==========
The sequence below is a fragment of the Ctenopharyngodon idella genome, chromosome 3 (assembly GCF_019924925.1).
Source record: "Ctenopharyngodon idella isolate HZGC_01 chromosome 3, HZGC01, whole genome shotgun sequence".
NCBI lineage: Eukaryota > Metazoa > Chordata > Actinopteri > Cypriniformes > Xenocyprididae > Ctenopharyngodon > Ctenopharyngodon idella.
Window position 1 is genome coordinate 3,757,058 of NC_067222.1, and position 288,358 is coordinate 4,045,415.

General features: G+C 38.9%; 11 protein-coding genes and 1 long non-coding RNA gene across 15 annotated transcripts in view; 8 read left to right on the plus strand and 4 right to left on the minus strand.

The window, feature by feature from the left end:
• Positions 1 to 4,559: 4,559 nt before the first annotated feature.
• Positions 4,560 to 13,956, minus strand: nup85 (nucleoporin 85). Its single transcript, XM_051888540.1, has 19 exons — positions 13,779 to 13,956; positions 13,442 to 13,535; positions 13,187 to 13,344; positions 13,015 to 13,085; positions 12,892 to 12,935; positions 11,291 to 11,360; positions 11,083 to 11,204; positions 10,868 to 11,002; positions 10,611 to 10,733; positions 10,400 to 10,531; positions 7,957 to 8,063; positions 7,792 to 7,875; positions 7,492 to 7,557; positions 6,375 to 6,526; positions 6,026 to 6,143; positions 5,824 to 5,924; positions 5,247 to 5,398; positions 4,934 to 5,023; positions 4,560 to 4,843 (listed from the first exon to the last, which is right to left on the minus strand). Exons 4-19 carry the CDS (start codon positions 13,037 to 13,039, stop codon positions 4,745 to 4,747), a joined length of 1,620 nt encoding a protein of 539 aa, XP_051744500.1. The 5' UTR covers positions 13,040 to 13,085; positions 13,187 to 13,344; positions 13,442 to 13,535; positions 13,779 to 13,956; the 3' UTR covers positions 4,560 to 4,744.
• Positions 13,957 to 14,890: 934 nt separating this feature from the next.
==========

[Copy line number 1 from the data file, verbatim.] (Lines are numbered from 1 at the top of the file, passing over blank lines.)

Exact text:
The sequence below is a fragment of the Ctenopharyngodon idella genome, chromosome 3 (assembly GCF_019924925.1).